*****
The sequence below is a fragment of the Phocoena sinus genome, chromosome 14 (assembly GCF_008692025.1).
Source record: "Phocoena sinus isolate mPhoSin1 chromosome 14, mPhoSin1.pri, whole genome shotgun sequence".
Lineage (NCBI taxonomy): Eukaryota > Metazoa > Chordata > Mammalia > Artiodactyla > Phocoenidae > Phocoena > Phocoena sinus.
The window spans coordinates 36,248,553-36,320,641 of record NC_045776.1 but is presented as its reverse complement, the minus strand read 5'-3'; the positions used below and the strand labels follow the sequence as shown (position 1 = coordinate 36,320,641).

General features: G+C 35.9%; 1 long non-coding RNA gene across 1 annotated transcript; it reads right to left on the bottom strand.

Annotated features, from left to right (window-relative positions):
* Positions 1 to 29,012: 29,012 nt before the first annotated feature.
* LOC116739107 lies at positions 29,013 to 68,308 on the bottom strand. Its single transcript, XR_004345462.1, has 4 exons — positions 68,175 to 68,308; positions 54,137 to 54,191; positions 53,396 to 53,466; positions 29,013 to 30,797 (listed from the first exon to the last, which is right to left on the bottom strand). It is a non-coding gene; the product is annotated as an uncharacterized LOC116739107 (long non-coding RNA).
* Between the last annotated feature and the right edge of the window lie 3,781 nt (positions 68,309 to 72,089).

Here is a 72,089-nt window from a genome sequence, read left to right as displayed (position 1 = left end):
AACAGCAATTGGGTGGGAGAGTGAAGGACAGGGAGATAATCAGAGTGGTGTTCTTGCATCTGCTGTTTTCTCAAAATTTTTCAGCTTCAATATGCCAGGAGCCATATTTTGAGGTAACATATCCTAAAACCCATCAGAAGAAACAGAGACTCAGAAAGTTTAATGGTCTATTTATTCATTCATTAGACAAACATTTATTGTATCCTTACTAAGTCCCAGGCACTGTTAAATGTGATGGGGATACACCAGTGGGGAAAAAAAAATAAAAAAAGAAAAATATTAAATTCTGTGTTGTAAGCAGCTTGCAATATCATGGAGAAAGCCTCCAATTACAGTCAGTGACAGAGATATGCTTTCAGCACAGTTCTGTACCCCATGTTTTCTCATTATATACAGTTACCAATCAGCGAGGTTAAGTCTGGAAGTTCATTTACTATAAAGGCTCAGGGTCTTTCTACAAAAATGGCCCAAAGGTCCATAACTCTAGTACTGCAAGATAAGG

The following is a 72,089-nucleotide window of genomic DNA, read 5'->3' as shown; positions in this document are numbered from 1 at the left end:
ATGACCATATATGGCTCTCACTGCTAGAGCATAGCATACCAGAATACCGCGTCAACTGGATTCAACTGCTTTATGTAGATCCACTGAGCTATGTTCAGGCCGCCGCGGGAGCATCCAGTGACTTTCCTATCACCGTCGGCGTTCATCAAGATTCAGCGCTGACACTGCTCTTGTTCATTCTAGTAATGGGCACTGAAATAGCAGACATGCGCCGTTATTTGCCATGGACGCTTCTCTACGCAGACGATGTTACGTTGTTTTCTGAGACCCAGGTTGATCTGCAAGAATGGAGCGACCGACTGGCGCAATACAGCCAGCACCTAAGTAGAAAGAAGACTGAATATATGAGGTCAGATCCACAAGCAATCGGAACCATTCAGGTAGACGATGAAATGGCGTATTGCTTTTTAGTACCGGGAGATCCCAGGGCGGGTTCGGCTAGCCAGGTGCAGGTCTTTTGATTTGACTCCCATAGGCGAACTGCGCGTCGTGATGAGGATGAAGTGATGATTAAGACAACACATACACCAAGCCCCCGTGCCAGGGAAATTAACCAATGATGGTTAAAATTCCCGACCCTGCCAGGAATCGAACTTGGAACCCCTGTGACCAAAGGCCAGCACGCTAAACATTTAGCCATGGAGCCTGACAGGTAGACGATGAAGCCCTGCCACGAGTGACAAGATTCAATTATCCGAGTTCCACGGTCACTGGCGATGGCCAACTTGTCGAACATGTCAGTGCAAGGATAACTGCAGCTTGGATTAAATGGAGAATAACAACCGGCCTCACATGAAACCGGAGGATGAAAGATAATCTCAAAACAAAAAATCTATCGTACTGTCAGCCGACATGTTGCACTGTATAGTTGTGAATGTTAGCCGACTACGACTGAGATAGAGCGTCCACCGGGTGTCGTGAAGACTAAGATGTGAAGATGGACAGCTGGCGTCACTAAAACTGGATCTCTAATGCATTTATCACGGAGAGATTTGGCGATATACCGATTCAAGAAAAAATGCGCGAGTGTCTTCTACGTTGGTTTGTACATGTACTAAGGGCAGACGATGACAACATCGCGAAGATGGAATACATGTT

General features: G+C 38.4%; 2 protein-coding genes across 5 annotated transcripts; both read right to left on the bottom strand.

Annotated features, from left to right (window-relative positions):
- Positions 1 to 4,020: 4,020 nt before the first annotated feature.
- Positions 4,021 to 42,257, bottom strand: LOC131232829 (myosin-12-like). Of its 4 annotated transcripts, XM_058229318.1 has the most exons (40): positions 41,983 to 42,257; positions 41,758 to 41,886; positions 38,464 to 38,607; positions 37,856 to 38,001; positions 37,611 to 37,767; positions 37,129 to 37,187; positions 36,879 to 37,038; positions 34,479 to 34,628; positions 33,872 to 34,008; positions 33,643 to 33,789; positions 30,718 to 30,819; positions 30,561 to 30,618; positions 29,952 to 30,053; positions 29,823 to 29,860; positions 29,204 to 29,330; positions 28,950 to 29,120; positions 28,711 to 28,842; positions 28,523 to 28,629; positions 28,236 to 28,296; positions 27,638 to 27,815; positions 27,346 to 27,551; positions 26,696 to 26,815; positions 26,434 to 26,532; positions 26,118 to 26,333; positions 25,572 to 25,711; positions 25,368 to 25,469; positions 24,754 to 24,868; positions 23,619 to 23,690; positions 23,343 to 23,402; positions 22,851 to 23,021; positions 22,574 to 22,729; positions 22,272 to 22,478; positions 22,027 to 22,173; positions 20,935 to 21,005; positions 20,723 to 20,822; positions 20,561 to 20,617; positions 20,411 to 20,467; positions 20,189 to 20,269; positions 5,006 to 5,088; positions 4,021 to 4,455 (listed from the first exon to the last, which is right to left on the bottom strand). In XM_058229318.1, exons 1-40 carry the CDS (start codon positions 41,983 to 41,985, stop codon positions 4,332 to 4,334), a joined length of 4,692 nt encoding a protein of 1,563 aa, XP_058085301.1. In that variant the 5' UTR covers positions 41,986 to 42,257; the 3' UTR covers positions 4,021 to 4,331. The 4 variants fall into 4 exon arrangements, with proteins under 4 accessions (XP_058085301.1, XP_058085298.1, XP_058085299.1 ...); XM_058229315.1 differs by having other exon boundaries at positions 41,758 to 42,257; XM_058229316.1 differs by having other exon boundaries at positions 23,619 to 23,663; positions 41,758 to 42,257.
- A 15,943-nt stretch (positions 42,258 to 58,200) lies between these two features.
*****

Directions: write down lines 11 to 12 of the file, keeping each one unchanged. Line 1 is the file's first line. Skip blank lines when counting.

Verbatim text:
AACAGCAATTGGGTGGGAGAGTGAAGGACAGGGAGATAATCAGAGTGGTGTTCTTGCATCTGCTGTTTTCTCAAAATTTTTCAGCTTCAATATGCCAGGAGCCATATTTTGAGGTAACATATCCTAAAACCCATCAGAAGAAACAGAGACTCAGAAAGTTTAATGGTCTATTTATTCATTCATTAGACAAACATTTATTGTATCCTTACTAAGTCCCAGGCACTGTTAAATGTGATGGGGATACACCAGTGGGGAAAAAAAAATAAAAAAAGAAAAATATTAAATTCTGTGTTGTAAGCAGCTTGCAATATCATGGAGAAAGCCTCCAATTACAGTCAGTGACAGAGATATGCTTTCAGCACAGTTCTGTACCCCATGTTTTCTCATTATATACAGTTACCAATCAGCGAGGTTAAGTCTGGAAGTTCATTTACTATAAAGGCTCAGGGTCTTTCTACAAAAATGGCCCAAAGGTCCATAACTCTAGTACTGCAAGATAAGG

The following is a 72,089-nucleotide window of genomic DNA, read 5'->3' as shown; positions in this document are numbered from 1 at the left end: